UAM usually enter countries that they do not wish to reside in, either transit countries outside of the EU or EU Member States with the intention to continue their journey towards another Member State. In many cases they do not even know why they have ended up in a particular Member State. Thus, the decision made by the destination Member State authorities, e.g. to return the UAM to the country of first entry, to allow them to stay and/or support them in joining their family in another Member State determine the faith of this group and their outcomes later in life. Children usually have often little control over their travel route and destination. In most cases the children’s hazardous journeys are facilitated by smugglers. Smugglers adopt the routes and destinations to changes in border control strategies. UAM are also trafficked into Europe for the purposes of exploitation (EMN 2015). Interviewed Afghan UAM arriving in Sweden[4] in 2015, leaving from Afghanistan stated security-related reasons, conflict and violence as their primary reason for leaving, while those leaving from Iran primarily referred to discrimination and lack of documentation. Main reasons of the choice of Sweden that came out from the same study were that Sweden is perceived to offer good education opportunities, to respect human rights, to have a fair and efficient asylum process as well to provide economic opportunities (UNHCR 2016). Once the UAM arrive to Sweden there are mainly seven broad policy related areas that affect the lives of UAM in terms of their well-being, health, development and prospects in different areas.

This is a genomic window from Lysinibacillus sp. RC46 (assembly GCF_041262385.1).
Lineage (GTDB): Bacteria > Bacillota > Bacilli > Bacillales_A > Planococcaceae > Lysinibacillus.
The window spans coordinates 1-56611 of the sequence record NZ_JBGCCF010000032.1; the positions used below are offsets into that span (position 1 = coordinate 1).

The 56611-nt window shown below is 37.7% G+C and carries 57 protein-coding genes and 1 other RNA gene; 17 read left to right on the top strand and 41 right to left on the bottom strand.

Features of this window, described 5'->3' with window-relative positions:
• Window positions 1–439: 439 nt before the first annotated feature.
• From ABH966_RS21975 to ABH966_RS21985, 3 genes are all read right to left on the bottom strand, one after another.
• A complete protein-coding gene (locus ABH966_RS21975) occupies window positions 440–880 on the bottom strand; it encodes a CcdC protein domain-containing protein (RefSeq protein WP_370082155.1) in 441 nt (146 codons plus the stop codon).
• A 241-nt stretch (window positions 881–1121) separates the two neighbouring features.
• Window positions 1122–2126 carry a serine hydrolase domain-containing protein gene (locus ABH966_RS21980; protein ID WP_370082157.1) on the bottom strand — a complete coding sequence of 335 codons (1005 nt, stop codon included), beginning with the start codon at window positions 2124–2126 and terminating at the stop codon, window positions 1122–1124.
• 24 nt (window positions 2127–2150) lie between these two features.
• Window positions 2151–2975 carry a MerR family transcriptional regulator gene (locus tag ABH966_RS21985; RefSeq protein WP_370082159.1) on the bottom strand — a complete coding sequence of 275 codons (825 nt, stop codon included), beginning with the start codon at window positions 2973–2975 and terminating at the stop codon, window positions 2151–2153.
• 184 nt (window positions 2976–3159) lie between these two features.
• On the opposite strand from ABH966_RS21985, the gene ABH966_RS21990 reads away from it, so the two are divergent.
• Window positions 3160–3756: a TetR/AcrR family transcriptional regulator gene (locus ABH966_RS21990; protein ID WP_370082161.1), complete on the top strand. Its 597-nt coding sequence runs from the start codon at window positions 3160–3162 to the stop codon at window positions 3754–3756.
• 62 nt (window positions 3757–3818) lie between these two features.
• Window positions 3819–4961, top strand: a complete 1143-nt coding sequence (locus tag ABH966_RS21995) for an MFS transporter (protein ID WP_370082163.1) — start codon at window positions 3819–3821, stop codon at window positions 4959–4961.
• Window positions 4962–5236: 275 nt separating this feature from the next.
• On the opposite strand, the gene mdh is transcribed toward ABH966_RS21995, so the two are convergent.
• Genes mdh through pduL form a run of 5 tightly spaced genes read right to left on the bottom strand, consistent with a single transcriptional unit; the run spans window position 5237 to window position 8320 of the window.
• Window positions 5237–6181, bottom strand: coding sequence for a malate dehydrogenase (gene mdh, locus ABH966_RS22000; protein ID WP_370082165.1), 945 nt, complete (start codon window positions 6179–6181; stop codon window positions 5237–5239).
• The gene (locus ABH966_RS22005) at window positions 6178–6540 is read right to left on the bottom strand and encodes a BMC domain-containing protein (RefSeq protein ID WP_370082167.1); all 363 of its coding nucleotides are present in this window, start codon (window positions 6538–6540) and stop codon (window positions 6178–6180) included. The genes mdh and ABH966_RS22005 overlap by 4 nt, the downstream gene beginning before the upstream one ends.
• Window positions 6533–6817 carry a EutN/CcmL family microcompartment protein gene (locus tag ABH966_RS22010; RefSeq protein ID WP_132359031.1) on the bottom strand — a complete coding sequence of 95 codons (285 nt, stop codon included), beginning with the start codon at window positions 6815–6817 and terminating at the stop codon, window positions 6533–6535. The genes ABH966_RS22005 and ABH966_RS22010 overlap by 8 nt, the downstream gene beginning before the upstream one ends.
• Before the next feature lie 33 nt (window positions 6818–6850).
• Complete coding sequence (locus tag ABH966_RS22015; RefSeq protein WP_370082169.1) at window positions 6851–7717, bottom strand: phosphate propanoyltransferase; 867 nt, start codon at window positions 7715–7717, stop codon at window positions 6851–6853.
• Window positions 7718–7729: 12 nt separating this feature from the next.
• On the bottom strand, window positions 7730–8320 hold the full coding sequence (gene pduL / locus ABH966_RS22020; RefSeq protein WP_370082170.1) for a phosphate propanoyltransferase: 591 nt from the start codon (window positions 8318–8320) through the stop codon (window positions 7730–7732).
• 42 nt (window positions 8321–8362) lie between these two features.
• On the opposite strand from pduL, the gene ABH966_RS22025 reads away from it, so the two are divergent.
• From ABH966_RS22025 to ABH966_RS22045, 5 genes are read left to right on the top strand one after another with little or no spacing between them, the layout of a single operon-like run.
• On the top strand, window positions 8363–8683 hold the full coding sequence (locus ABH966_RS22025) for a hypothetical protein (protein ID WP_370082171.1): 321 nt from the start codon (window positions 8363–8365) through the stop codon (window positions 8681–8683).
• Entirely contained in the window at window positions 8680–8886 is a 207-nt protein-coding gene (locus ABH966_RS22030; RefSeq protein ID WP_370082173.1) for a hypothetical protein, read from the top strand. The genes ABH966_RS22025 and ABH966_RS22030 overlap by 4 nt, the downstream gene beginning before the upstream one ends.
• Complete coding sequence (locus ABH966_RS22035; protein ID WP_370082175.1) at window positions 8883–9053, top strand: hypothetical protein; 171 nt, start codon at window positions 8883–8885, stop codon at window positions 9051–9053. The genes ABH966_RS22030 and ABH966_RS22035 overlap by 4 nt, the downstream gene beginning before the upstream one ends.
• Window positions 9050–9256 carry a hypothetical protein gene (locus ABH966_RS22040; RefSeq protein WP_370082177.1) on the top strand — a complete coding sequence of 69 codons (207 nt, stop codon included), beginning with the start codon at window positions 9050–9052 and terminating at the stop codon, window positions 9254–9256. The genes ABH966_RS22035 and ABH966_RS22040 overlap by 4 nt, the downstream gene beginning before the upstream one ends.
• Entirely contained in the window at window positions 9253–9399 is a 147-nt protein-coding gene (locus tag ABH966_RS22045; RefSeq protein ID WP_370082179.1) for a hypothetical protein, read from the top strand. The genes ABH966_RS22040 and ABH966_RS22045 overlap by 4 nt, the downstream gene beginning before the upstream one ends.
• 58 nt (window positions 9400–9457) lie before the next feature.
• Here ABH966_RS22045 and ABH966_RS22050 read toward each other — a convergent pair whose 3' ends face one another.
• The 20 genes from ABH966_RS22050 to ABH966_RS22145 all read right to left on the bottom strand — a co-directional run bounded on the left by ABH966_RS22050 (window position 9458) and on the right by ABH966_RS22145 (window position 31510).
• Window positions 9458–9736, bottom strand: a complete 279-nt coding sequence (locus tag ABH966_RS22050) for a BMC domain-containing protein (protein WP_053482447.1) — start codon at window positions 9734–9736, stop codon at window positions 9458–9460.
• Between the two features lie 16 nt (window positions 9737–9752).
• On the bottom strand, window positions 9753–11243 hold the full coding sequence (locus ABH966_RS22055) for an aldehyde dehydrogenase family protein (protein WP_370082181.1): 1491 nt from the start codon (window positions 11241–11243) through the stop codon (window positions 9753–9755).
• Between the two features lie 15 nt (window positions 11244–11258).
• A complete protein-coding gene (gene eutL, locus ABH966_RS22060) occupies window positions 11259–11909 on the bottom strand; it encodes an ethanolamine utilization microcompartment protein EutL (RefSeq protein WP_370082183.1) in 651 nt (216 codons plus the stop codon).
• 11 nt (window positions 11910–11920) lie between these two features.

4.1     Introductory stage

The introductory stage[5] consists of two levels: the reception and the asylum processes. Accommodation placement, appointment of guardians as well as education and health are the main areas of reception. The three main steps in the asylum process consist of initial age and identity assessment, investigating the child’s family circumstances and finally investigating whether the child has substantial cause to be granted asylum. Reception and asylum processes continue simultaneously but are the responsibility of different bodies.

4.2     Reception

Reception is the responsibility of the local governments, thus Swedish municipal practice plays a main role. It is crucial that children meet with a social worker from the local social services soon after arriving in a municipality. The initial screening, listening to the child and identifying their needs is crucial for the best interests of the child principle. Social workers are supposed to identify the child’s needs and make sure that appropriate steps are taken in the right direction. This means that other authorities must cooperate with the social workers and should be obliged to take the necessary steps. This way even in the case of delays in the system further traumatization of the children through inappropriate accommodation placement or not offering immediate psychological care can be avoided. The children are supposed to meet a social worker within the two weeks of arrival; however, this is not the case in reality. Furthermore, even in cases where the child is assigned to see a psychiatrist, there are several instances reported, where the care needs of UAM are not met (HRW 2016). Thus, it is crucial that the child meets a social worker qualified and trained to be able to support an UAM and that the report of the social worker is communicated to the relevant authorities and that there are cooperation and feedback systems across the different bodies responsible.